American Axle founder urges manufacturers to think about the future
U.S. manufacturing needs to stop seeing the past through rose-tinted glasses and start looking to the future, believes the founder of American Axle.
In a speech made to 250 members of the Detroit Economic Club on September 19, Richard Dauch outlined the business strategy that manufacturers need to implement in their industries to "adjust to the global economies." According to the Detroit Free Press, Dauch, a notoriously outspoken auto supplier who founded the company in 1994, claimed most Americans weren't aware of the key role that manufacturing plays in the U.S. economy and that the country's 13th place ranking in worldwide exports was "pathetic."
"Manufacturing today, as in the past and should remain in the future, is a critical engine in America," said Dauch. "We need a prosperous, competitive manufacturing base. China, Korea and others, they're using the American playbook, and we're letting them do it."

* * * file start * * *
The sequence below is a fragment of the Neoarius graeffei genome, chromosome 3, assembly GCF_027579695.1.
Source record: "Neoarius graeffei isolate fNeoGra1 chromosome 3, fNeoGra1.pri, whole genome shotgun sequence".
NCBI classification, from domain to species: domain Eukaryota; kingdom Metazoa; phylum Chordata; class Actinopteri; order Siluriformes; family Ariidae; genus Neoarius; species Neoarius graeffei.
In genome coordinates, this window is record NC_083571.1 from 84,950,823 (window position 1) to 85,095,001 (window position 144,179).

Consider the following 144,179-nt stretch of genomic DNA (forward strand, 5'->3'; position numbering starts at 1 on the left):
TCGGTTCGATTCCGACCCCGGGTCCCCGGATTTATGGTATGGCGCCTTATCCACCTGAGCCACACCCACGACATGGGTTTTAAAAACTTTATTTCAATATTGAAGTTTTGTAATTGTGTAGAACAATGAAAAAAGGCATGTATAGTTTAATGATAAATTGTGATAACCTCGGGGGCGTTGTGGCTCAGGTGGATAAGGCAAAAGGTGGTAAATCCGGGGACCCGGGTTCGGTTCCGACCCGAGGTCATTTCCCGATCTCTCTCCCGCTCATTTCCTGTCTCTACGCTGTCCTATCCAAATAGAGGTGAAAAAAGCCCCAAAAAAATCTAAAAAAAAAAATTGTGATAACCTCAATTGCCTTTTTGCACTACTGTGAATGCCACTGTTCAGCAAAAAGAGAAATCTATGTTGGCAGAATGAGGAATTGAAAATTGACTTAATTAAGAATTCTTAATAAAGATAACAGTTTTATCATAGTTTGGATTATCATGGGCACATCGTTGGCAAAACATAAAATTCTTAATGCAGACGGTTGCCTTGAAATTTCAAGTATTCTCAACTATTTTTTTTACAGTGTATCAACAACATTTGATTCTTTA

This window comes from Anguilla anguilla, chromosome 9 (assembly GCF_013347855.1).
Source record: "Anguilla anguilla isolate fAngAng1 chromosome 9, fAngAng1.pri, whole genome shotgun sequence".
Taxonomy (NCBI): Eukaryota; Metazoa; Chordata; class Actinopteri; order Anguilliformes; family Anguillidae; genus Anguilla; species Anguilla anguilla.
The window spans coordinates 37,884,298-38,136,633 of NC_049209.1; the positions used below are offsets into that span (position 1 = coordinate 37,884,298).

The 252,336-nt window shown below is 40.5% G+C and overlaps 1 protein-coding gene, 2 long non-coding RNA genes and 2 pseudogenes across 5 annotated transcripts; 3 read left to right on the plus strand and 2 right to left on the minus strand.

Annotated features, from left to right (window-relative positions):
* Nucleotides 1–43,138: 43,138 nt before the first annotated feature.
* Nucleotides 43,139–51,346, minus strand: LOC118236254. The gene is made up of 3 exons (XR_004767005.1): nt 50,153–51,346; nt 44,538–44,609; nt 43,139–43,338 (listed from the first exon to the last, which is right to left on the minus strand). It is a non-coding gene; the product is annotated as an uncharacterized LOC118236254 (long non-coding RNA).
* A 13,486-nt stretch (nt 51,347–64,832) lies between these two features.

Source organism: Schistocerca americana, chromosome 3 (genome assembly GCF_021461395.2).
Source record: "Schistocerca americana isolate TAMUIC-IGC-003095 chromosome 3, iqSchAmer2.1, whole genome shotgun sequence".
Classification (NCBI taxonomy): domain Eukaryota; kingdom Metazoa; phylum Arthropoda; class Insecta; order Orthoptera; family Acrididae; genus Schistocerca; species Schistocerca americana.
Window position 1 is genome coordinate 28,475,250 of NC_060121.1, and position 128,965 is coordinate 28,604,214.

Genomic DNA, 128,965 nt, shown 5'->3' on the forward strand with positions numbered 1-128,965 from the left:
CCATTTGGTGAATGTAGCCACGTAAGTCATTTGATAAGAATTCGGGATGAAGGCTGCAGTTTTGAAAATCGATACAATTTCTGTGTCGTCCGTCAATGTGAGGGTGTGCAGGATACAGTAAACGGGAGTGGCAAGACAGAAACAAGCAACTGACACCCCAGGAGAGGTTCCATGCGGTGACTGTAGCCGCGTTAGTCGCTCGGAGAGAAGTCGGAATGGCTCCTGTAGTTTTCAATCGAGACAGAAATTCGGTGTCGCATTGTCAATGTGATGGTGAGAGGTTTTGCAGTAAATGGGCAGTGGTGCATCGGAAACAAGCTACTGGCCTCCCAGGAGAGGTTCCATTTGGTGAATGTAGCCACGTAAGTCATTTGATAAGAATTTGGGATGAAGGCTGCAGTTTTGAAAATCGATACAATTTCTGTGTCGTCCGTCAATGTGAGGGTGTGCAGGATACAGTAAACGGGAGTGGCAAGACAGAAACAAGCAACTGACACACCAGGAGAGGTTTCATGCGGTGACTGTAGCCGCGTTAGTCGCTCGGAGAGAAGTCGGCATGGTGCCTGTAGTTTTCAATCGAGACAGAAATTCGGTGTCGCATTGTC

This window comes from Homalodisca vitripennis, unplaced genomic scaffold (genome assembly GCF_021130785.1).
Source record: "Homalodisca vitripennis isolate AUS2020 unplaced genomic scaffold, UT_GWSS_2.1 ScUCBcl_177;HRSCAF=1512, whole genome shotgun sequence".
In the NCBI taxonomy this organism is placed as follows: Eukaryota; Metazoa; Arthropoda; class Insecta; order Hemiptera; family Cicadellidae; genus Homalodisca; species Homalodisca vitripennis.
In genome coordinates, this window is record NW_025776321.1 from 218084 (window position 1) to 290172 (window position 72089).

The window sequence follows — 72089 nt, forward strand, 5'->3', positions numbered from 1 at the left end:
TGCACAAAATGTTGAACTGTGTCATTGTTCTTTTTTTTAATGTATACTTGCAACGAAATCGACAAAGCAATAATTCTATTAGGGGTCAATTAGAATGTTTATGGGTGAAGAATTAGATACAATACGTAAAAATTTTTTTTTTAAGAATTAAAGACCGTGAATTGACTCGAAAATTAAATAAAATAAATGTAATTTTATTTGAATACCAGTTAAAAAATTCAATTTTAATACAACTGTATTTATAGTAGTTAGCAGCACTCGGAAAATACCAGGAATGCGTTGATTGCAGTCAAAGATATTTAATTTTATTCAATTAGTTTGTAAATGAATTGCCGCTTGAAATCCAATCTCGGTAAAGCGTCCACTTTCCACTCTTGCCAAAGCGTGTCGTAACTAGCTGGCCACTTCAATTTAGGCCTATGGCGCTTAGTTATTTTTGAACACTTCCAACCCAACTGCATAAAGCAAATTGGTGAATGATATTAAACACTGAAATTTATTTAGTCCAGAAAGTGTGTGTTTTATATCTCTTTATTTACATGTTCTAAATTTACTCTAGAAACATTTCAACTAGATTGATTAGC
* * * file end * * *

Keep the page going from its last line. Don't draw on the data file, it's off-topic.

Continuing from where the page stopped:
Figures cited by the Detroit-based businessman highlighted that U.S. manufacturing provides work for 12 million people, 12 percent of U.S. GDP and that 50 percent of all research and development in the country is done by manufacturers. Using the auto industry as an example, Dauch stated that while making cars was an established part of U.S. manufacturing strategy, 80 percent of people in the industry have no manufacturing experience and that suppliers should be looking to take advantage of turmoil in other countries to expand their market.
"Europe's auto sector is in deep, deep trouble," he said. "The restructuring hasn't even approached 20 percent of what has to be done in Europe. As far as I'm concerned, they're not doing enough. They need to do a whole lot more faster, quicker, deeper, wider."
According to Reuters, the company has already been active in Europe, paying $4 million to buy Saab Automobile out of a joint venture that was intended to design electric all-wheel drive systems that boost fuel efficiency, an example "of the kinds of acquisitions that American Axle might seek in the future."
Dauch, whose speech was called "inspiring" by one attendee, believes that U.S. manufacturing can strengthen in three areas. Acknowledging that the last few years had been a "roller-coaster," manufacturers should "quit living in yesteryear."
"Expand global markets, become innovators and develop and nurture your talent," he said. "We can and should return to an era of prosperity."